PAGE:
There’s a strong narrative in our country that suggests queer people shouldn’t be allowed to raise children because they’ll make them queer. My response to that is: Queer people should raise children because we give them possibilities.
The other day I was caught in the kind of awkward conversation I am often caught in. My son’s uncle took him and his friends on an outing and one of the kids’ moms asked “Is he your brother?” “No” I said “he’s my son’s donor.” She got flustered. My family can appear “normal” at first, but in conversations like this it quickly devolves. Sometimes I find myself over-sharing to try to explain, but that day I just let her stammer and apologize and said, “It’s really OK.”
My family is a multigenerational queer family. We embody that in various ways. I am a queer gender non-conforming poet with weird hair and an attitude, my partner is a transgender construction worker who loves to clean and cook, my son is an 11-year-old transgender aspiring drag queen, and my daughter is a 13-year-old lesbian with a dream of a wife, a big truck, 20 dogs, and a dusty piece of land. We own the label. All LGBT and Q of it.
I’m proud of us. We are breaking the binary here in our little family, raising questions and confusing the order of things just by existing. There’s a strong narrative in our country that suggests queer people shouldn’t be allowed to raise children because they’ll make them queer. My response to that is: Queer people should raise children because we give them possibilities. I want my children to know that they can be themselves, that who they are is beautiful beyond measure, and that they are free. What they do with that is not mine to control, but it is mine to celebrate.
The truth is we are all part of multigenerational queer families. Every queer person I know has someone in their family who they grew up hearing whispers about, someone who was different. We held onto those wisps of stories as proof that we existed, that we had a place in the world even if it was only as shadows around the edges of the family. We identified with the aunts or uncles who weren’t at parties but maybe we had met once or twice, imagining that was who we might be someday. We need role models, and we need to know we are worthy.
We often don’t get those messages from the world. Recently my son’s class had an “active shooter drill” in which they prepared for a school shooting. That is the brutal reality of elementary school today. The kids were supposed to hide in the closet. A boy who has harassed my son about his gender for a year wouldn’t let him in with the other kids. So my son tried to hide in a basket. My son is only 11 but he knows that his life is worth less than the other kids, that he would be the first to die.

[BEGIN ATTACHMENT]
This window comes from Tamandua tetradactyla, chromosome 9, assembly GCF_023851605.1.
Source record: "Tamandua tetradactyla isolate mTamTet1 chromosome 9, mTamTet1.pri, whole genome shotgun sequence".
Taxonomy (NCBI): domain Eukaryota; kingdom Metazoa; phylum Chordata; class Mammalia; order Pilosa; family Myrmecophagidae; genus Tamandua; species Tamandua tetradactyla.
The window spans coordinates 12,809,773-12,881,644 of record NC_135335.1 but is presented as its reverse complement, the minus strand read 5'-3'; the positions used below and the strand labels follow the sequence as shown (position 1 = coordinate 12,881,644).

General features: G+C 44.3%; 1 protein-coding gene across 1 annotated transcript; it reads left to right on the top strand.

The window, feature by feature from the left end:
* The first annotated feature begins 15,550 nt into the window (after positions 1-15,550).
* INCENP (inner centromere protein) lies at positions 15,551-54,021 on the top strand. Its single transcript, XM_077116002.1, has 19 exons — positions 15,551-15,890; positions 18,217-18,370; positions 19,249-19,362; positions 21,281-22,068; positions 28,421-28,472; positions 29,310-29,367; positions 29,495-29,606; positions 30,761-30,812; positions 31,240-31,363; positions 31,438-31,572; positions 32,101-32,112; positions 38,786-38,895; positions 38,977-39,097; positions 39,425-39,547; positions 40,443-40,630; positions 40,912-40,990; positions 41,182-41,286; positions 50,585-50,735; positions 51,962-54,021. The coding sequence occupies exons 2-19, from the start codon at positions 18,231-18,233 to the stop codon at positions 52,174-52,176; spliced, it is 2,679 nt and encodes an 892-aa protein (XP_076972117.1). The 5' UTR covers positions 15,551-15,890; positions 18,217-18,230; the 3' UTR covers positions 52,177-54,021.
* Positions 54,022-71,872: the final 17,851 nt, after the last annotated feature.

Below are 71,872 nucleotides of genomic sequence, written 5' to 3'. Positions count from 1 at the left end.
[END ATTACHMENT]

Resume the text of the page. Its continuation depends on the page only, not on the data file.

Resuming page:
Last year in seventh grade my daughter told a boy who wanted her number “Sorry, I’m a lesbian.” He became obsessed with her, harassing her, saying threatening things, getting his friends to ask for her number repeatedly, sitting down next to her and putting his arm around her and physically blocking her from getting off the bus. She finally screamed at him in class and we were able to get the school to take action.
When our children first came out, my daughter at 7 and my son at 9, we thought, “They are so lucky. They won’t go through what we went through.” But in a lot of ways, homophobia and transphobia have morphed and become more sophisticated. Our family demonstrates the ways discrimination can go underground. You may be allowed to transition at school, but you won’t be treated equally. You can own your identity at a young age, but don’t expect respect. And you can be a queer family but friends will fall by the wayside when they feel like all the queerness might rub off on their kids. There will be potential danger at every turn and you will have to be constantly vigilant, ready to defend yourself and your family.
But that’s not the whole story. The lock screen on my phone is an adorable picture of my grinning daughter in a woman’s symbol T-shirt. This summer her gay uncle is sending her to an LGBTQ youth backpacking trip, and she’s so excited and nervous to take the plane by herself. Last week my son wore lipstick to the church youth group meeting, where everyone loved him as usual. There is so much hope even though there is still pain. Our family continues to insist on ourselves, every day, in every space, with love. You can’t erase my family or define any of us out of existence.
Dani Gabriel is a poet, writer, and teacher, the author of “Sam not Samuel” (Forthcoming, Penny Candy Books), “The Woman You Write Poems About” (Civil Defense Press) and coauthor of “Molotov Mouths” (Manic D Press). She holds a BA from UC Berkeley in Peace and Conflict Studies and an MFA from Mills College in Creative Writing. Her work centers around an obsession with possibility: the possibility that we can heal the world, the possibility that we can heal ourselves. She looks at themes of queerness, faith, trauma, justice, and family with curiosity and depth. For 20 years she has been organizing and creating projects around justice issues. She is a postulant for the Diaconate in the Episcopal Diocese of California, aspiring to ordination and service in the church and community. She works as a writing teacher throughout the Bay Area. Learn more about her work at www.allthepossible.com.
This piece is co-published with Family Story, a think tank founded to recognize, validate, and protect the many ways individuals form and re-form families.